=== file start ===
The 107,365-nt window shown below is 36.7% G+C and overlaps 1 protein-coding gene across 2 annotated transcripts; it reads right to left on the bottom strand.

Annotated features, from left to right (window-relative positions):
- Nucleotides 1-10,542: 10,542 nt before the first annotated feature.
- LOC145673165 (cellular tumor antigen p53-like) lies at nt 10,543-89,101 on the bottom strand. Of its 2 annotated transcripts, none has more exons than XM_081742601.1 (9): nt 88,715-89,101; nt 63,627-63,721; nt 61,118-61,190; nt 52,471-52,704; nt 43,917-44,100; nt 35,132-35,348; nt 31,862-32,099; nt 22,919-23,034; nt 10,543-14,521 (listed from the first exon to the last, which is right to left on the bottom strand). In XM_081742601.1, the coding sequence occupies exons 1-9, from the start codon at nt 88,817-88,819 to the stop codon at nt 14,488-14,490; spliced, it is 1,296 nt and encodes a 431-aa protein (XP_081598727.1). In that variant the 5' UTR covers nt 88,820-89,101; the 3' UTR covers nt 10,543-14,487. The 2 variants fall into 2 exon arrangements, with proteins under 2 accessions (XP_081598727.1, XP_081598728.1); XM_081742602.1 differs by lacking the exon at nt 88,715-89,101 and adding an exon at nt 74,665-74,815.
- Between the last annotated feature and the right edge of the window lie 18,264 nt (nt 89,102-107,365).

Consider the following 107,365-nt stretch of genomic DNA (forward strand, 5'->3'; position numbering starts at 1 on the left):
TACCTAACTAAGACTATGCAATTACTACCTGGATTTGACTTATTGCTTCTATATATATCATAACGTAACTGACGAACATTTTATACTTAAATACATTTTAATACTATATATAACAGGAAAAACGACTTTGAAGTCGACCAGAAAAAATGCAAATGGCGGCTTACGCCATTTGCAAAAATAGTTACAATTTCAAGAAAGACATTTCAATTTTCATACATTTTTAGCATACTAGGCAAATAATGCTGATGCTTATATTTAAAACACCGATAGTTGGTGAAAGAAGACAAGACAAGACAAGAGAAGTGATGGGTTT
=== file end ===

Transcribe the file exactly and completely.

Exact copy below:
The 107,365-nt window shown below is 36.7% G+C and overlaps 1 protein-coding gene across 2 annotated transcripts; it reads right to left on the bottom strand.

Annotated features, from left to right (window-relative positions):
- Nucleotides 1-10,542: 10,542 nt before the first annotated feature.
- LOC145673165 (cellular tumor antigen p53-like) lies at nt 10,543-89,101 on the bottom strand. Of its 2 annotated transcripts, none has more exons than XM_081742601.1 (9): nt 88,715-89,101; nt 63,627-63,721; nt 61,118-61,190; nt 52,471-52,704; nt 43,917-44,100; nt 35,132-35,348; nt 31,862-32,099; nt 22,919-23,034; nt 10,543-14,521 (listed from the first exon to the last, which is right to left on the bottom strand). In XM_081742601.1, the coding sequence occupies exons 1-9, from the start codon at nt 88,817-88,819 to the stop codon at nt 14,488-14,490; spliced, it is 1,296 nt and encodes a 431-aa protein (XP_081598727.1). In that variant the 5' UTR covers nt 88,820-89,101; the 3' UTR covers nt 10,543-14,487. The 2 variants fall into 2 exon arrangements, with proteins under 2 accessions (XP_081598727.1, XP_081598728.1); XM_081742602.1 differs by lacking the exon at nt 88,715-89,101 and adding an exon at nt 74,665-74,815.
- Between the last annotated feature and the right edge of the window lie 18,264 nt (nt 89,102-107,365).

Consider the following 107,365-nt stretch of genomic DNA (forward strand, 5'->3'; position numbering starts at 1 on the left):
TACCTAACTAAGACTATGCAATTACTACCTGGATTTGACTTATTGCTTCTATATATATCATAACGTAACTGACGAACATTTTATACTTAAATACATTTTAATACTATATATAACAGGAAAAACGACTTTGAAGTCGACCAGAAAAAATGCAAATGGCGGCTTACGCCATTTGCAAAAATAGTTACAATTTCAAGAAAGACATTTCAATTTTCATACATTTTTAGCATACTAGGCAAATAATGCTGATGCTTATATTTAAAACACCGATAGTTGGTGAAAGAAGACAAGACAAGACAAGAGAAGTGATGGGTTT